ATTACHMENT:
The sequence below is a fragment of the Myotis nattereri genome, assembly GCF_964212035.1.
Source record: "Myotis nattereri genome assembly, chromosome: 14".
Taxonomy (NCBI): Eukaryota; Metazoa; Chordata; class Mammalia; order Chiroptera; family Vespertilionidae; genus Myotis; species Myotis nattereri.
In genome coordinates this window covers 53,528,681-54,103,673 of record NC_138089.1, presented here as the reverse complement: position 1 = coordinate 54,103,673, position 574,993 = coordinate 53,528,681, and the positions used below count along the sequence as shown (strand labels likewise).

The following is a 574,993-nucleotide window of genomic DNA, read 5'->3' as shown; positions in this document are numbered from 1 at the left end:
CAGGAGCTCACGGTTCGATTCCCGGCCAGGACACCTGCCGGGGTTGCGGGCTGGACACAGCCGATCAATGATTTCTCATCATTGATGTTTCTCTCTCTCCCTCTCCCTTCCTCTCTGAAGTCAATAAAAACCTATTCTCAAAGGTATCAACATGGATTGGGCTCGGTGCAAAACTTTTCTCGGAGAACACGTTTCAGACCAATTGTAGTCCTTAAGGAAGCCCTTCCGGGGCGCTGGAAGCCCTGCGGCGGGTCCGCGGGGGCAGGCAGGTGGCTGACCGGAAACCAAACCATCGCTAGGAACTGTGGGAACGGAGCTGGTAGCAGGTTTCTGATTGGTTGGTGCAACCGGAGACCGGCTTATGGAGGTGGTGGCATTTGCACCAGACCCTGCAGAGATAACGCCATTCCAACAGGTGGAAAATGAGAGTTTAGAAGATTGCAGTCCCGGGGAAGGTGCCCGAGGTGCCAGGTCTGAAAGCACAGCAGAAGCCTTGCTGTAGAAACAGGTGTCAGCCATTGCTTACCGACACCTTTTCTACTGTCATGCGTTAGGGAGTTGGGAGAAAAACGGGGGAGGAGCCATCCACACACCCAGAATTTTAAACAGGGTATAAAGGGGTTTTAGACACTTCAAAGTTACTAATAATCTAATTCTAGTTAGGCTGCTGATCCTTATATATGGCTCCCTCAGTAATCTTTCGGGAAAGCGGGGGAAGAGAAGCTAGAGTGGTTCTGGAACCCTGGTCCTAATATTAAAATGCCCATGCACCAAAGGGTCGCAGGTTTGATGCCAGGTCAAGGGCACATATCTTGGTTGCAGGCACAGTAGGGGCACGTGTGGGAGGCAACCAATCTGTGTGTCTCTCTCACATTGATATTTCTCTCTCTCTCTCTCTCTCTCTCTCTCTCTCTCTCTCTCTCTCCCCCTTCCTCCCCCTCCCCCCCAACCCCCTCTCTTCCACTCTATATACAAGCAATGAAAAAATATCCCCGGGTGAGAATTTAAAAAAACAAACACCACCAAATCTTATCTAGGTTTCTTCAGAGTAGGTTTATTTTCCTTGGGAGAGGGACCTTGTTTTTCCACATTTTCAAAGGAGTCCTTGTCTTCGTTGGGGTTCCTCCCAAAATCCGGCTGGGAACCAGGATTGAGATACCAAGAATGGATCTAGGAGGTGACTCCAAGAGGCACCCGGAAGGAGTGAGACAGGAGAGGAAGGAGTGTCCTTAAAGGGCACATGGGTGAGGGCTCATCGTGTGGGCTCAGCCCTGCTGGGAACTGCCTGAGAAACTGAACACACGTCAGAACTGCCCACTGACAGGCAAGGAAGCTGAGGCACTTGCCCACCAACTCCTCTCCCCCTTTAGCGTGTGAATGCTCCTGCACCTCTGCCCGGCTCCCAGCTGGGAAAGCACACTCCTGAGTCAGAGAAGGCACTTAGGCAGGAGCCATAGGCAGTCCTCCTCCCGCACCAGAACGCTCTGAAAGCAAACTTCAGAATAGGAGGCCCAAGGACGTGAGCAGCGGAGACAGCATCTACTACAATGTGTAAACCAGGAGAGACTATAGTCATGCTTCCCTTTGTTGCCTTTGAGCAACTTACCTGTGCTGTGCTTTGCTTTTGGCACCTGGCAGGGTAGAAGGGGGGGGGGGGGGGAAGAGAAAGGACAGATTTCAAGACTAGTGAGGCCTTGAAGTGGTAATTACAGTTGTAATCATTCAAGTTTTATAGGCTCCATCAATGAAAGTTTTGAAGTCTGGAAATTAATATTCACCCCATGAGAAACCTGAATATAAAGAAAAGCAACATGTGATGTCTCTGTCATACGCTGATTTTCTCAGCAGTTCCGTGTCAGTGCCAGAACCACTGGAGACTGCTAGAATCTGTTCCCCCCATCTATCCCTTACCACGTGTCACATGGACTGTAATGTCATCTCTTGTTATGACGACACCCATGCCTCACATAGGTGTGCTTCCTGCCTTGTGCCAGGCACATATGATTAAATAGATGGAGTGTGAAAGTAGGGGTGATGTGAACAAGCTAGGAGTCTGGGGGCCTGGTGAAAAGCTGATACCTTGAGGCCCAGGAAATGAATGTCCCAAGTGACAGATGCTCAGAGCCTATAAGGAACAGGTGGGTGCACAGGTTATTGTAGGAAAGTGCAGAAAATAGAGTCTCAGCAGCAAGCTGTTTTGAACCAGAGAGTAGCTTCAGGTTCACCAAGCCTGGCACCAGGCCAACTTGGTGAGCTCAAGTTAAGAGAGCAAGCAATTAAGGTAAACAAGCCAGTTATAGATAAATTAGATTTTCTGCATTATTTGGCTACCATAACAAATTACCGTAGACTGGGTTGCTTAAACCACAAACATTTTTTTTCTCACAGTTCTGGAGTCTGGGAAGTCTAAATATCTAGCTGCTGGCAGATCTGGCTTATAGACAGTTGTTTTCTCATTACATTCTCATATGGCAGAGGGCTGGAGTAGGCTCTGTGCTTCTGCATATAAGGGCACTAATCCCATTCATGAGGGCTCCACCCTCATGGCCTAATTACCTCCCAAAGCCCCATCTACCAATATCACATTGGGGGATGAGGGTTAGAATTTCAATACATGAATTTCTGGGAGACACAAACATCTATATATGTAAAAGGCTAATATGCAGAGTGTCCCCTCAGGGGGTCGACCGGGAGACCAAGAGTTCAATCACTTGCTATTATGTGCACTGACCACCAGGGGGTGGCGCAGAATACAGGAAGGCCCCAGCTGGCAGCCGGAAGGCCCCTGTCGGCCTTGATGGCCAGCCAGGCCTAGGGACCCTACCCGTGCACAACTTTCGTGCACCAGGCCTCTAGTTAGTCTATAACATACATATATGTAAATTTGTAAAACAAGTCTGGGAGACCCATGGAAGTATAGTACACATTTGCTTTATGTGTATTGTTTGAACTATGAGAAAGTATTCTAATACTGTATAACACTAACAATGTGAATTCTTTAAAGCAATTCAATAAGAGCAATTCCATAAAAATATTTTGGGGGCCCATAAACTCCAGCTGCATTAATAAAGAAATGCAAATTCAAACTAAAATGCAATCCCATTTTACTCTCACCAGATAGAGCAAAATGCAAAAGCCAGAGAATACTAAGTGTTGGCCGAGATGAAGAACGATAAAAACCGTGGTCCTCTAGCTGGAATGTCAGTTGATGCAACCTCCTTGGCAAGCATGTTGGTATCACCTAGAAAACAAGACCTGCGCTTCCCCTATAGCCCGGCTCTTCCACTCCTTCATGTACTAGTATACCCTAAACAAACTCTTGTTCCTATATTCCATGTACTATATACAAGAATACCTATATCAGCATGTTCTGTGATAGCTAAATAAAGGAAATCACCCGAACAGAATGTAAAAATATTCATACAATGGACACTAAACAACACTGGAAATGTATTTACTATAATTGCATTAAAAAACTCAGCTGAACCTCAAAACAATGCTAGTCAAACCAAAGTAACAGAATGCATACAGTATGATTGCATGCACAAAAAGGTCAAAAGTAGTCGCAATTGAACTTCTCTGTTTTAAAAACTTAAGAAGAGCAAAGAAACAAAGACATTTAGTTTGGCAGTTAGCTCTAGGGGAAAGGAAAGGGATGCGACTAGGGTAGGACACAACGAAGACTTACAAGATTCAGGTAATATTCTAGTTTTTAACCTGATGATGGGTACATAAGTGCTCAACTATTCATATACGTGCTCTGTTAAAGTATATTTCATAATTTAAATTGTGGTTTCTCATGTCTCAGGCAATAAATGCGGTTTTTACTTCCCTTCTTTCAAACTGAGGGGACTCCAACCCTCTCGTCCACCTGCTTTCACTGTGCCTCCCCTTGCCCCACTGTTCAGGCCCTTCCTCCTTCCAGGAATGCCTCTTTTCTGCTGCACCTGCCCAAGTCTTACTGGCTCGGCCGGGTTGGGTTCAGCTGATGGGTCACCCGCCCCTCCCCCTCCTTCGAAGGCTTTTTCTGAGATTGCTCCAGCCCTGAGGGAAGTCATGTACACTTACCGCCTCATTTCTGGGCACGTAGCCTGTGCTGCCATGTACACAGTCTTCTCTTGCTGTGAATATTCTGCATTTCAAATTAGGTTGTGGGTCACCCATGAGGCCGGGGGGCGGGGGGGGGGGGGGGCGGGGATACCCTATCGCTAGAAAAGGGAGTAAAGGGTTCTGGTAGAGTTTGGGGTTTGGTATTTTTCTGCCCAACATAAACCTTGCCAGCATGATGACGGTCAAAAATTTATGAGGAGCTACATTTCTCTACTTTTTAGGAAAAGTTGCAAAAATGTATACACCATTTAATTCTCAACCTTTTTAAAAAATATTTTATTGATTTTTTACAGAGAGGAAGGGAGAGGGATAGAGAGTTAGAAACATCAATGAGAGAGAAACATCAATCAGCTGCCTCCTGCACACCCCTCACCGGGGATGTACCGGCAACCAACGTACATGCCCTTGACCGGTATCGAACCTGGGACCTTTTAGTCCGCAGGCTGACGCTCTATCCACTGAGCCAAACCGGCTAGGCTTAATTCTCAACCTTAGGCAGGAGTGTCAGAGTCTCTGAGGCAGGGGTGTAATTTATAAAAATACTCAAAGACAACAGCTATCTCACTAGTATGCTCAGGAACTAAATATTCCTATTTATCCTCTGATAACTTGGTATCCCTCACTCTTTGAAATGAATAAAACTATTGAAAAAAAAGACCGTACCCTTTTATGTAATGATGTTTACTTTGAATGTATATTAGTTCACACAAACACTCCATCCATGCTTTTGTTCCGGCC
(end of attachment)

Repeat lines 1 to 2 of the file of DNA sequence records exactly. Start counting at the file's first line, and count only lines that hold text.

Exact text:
The sequence below is a fragment of the Myotis nattereri genome, assembly GCF_964212035.1.
Source record: "Myotis nattereri genome assembly, chromosome: 14".